Saturday, December 31, 2016

Primary Prevention in 2017

I do have some goals for 2017 in regards to primary prevention. This list has no bearing on any future projects, I mean, the whole tone of New Year's resolutions and the like.
I would like to break them down into several categories:

  1. Educating The Public
  2. Sex Offender Registration
  3. Sex Offender Notifications
  4. Sex Offender Residency Restrictions
  5. Educating Families
  6. Sexual Education
  7. Miscellaneous Sex Offender Restrictions

These categories are distinct from the mission statement I have, as these are unique to 2017 and are based on what was accomplished last year. Each goal, in detail:

Educating The Public

The public has a right to know basic and counter-intuitive information about sex crimes. In 2017, it would be ideal if the average person knew what I would say are the top three facts about child sexual abuse: 95% of sex offenses are from first-time offenders (not sex offenders), 90% of abuse is perpetrated by those known and trusted by the victim, and child sexual abuse affects 1 in 6 boys and 1 in 4 girls by the time they turn 18. Will you help the facts about child sexual abuse be known in 2017?

Sex Offender Registration

Sex offender registration has become onerous in the political realm, as well as a financial burden. The trend in 2016 was that the registration requirements of sex offenders do not align with the biggest risks to the general public. Seeing more judicial wins in 2017 that strike down onerous requirements that distract from real public safety threats would be a plus.

Sex Offender Notifications

Sex offender notification has become, to some people (like the vigilante Donna Zink in Washington State, who refuses to read studies on the subject), a way of preventing sex crime. However, many studies and articles surfaced in 2016 (like this one and this one, and this Quartz article and this one for honorable mentions) showing that these notifications only do well under certain circumstances. Therefore, it would be helpful in 2017 if the notification requirements in some areas (similar to the judicial wins on registration) would be lessened.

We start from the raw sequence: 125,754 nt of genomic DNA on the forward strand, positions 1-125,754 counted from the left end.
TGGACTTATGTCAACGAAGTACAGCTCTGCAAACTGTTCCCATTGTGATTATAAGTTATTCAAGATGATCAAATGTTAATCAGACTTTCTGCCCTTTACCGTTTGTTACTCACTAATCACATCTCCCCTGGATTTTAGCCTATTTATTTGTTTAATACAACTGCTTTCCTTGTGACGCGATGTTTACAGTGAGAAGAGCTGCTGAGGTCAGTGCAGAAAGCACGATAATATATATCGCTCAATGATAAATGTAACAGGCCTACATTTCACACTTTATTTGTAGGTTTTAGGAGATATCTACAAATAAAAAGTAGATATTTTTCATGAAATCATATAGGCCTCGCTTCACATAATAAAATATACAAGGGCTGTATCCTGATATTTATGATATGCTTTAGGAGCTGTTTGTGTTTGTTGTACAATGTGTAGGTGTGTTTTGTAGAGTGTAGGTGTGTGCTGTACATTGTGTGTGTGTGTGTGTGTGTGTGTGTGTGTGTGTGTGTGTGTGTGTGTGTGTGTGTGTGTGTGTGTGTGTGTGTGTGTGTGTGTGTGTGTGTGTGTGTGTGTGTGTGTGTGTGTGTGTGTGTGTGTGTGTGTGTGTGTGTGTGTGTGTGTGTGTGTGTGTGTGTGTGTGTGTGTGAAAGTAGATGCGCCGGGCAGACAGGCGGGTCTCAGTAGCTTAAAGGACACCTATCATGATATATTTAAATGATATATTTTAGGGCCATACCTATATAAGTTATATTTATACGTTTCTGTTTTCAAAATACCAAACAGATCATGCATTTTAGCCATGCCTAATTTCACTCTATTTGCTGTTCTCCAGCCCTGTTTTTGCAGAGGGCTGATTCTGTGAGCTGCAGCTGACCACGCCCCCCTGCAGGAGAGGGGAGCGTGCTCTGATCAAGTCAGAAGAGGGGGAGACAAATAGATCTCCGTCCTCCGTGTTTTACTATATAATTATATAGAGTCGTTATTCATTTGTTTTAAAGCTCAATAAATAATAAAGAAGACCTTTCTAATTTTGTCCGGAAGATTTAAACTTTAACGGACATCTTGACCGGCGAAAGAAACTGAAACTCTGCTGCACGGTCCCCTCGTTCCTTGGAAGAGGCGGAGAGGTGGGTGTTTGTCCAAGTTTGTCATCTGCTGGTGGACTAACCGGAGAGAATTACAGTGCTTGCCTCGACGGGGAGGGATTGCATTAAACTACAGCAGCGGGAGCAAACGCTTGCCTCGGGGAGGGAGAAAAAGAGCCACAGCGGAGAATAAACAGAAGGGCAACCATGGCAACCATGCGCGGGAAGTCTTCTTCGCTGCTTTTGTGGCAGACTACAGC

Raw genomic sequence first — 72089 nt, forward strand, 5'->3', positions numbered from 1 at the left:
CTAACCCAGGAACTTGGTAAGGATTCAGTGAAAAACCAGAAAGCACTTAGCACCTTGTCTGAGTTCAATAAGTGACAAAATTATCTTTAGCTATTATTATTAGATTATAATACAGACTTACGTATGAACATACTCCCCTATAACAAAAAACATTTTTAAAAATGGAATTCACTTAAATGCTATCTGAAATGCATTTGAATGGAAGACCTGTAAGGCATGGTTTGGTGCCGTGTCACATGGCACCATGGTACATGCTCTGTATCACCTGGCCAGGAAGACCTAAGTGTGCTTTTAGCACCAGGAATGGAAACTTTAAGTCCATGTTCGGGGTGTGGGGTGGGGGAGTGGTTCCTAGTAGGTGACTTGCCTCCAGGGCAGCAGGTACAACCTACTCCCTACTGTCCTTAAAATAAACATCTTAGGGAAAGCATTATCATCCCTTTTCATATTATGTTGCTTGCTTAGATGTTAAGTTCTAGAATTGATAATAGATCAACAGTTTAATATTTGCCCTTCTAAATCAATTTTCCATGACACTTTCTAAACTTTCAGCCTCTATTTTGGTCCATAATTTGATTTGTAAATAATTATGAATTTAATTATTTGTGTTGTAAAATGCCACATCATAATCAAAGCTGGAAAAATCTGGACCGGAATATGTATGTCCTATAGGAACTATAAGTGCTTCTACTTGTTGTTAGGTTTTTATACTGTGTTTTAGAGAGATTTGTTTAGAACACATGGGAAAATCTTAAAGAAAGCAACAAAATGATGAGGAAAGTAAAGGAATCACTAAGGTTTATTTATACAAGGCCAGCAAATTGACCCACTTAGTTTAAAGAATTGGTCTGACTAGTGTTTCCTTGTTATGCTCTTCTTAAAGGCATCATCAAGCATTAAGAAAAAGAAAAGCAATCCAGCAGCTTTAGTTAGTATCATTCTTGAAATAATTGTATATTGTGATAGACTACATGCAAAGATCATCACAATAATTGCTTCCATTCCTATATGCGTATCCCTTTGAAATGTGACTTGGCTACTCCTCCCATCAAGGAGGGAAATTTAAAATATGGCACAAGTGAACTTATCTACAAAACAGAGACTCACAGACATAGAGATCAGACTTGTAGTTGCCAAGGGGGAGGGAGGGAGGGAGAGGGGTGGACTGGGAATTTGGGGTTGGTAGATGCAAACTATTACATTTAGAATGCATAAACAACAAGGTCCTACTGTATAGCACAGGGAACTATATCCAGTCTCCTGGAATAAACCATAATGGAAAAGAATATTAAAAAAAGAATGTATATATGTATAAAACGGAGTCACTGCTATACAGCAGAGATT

Sex Offender Residency Restrictions

This is perhaps one of the biggest areas that needs addressing: States and cities that believe that by restricting where sex offenders can live, when they have been shown to have the opposite effect of increasing recidivism and homelessness. More judicial wins that strike down sex offender residency restrictions would be a fantastic win in 2017 (Michigan gets honorable mentions here for their recent supreme court win, which among other things, struck down residency requirements for some offenders).

Educating Families

Families knowing how to prevent child sexual abuse, before it happens, by knowing the warning behaviors in potential abusers is nothing but positive. The more families are aware in 2017 that a potential abuser can look very much like a great mentor for children, the better. Also, the more resources that are available to the general public, the better. I may or may not have something in the works in that regard, but of course, I cannot confirm or deny that as of yet.

Sexual Education

As with educating families, the more children and teens know the facts about sex and sexuality, the more prepared they will be to make informed decisions about sexual behavior. The more prepared they are, the more they will be able to ask for help if they need it. If more states pass legislation requiring sexual education (or sexual abuse education), primary prevention will be furthered in 2017.

Miscellaneous Sex Offender Restrictions

There are many sex offender restrictions that have no bearing on public safety, like social media use. Other restrictions have included registering any and all internet accounts, avoiding libraries (because the children), and avoiding the state fair (because sex offenders lurk in the shadows waiting to kidnap your children, apparently). Can it just be said that the more restrictions are based in factual information, like studies and such, the better? 

Let us all make 2017 a safe place for children, and do what we can to stop child sexual abuse... before it happens. Let us ring in the new year, remembering our most vulnerable people: Children.

Oh, and there are some hints in this post for something big that might be coming in 2017, in case you missed them. Enjoy the New Year, 2017.

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